Energy is vital for our everyday needs, it is one of the largest household costs, it is core to our economic recovery – but rarely has it been the focus of political and media attention.
Straight after the 2010 election, David Cameron came to the department of energy and climate change to set our mission. We had to deliver new investment to keep the lights on, we had to respond to consumers' concerns about prices and, of course, we had to be the greenest government ever.
It was a mission that showed the prime minister "got" energy. He knew that you can't have energy security without renewables, that you can't keep the lights on without a step change in investment, but that there are limits to what consumers would, or could, pay. For the first time in years, the UK would have an energy policy.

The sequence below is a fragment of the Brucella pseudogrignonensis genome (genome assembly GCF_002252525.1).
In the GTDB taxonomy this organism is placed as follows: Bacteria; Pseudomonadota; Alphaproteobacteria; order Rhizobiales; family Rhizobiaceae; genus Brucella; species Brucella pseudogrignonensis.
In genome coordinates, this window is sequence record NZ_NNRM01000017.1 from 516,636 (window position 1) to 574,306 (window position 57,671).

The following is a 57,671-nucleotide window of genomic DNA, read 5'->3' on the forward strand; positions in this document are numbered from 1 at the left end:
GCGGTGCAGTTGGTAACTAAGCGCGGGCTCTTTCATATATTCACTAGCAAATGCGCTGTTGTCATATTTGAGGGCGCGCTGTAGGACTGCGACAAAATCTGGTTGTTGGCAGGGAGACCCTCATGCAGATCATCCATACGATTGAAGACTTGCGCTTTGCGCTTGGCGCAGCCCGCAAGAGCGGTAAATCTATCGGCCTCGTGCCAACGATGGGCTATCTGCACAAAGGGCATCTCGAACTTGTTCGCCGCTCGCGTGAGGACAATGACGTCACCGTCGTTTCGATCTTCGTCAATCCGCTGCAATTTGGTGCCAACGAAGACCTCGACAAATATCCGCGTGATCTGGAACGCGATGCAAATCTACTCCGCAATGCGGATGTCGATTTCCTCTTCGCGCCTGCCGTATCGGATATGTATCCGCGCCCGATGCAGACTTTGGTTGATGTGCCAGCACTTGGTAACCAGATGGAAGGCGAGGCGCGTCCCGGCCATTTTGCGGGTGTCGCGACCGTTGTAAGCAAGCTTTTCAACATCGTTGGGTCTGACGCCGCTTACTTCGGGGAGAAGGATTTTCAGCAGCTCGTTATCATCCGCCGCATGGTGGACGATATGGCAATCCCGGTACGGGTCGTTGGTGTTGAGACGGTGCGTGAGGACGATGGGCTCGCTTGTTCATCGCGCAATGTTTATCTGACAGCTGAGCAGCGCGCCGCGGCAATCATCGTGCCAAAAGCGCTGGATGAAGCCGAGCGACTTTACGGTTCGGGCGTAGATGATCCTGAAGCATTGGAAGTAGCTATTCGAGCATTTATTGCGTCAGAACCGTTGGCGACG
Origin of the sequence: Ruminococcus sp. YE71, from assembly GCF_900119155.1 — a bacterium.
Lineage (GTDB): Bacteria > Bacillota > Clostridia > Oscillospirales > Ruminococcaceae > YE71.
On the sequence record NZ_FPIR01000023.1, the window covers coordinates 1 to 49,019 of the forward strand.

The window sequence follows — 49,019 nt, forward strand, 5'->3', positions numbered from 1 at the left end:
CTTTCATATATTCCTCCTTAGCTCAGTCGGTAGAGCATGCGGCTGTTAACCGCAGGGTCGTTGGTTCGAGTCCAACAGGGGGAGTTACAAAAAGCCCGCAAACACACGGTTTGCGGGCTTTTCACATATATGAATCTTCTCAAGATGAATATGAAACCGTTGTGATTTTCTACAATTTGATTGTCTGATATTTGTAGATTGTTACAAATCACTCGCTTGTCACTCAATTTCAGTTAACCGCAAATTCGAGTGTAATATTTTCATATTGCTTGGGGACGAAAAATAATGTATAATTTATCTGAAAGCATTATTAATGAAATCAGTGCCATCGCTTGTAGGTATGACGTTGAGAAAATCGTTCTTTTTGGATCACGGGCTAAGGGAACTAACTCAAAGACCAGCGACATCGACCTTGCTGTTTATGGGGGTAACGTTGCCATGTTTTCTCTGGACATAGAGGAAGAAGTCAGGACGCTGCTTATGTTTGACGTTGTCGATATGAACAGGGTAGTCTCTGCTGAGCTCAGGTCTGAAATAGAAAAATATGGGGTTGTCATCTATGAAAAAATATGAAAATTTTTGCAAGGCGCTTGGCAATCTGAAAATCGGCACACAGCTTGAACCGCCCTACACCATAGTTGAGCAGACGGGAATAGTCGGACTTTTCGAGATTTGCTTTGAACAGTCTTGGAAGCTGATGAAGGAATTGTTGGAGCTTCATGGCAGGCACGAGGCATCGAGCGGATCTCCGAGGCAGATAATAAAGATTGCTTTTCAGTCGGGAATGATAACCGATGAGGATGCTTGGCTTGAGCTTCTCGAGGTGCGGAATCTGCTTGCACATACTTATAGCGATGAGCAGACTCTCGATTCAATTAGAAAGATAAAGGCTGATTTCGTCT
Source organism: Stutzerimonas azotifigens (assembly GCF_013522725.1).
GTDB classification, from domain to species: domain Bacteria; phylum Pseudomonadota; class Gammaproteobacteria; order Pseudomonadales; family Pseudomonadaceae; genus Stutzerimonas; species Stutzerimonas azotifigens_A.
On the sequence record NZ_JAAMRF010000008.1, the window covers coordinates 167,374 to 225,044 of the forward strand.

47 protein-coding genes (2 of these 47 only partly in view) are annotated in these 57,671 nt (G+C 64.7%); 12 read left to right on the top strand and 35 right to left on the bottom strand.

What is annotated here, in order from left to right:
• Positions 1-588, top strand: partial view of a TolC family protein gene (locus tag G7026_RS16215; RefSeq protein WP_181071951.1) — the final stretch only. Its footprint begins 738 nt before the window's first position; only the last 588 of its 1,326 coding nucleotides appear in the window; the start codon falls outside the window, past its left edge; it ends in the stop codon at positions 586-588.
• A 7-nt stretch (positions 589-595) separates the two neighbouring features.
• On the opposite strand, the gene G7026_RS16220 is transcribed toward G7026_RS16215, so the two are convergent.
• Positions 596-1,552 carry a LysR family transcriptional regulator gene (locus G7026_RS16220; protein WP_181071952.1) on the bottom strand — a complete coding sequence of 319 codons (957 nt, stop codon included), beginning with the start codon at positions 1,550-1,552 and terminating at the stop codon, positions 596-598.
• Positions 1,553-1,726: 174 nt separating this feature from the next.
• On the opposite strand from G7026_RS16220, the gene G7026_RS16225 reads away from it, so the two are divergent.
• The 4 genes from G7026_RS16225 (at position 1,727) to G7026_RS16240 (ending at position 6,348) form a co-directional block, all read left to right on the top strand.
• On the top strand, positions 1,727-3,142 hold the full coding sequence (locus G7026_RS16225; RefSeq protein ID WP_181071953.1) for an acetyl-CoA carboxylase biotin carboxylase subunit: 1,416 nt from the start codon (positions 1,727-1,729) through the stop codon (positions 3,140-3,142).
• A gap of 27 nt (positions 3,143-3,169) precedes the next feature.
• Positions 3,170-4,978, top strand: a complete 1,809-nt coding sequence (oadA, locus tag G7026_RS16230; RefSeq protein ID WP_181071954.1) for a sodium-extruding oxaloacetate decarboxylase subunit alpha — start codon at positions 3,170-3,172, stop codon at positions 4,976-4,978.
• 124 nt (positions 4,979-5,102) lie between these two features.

That meant getting away from the sterile debate that you were only pro-consumer if you were against the energy companies and vice versa. The reality is different. As old plants close, we need twice as much investment in replacement plants this decade as Labour achieved in the last. Drive investors away and in a few years supply won't meet demand, forcing prices up and businesses into shutdown.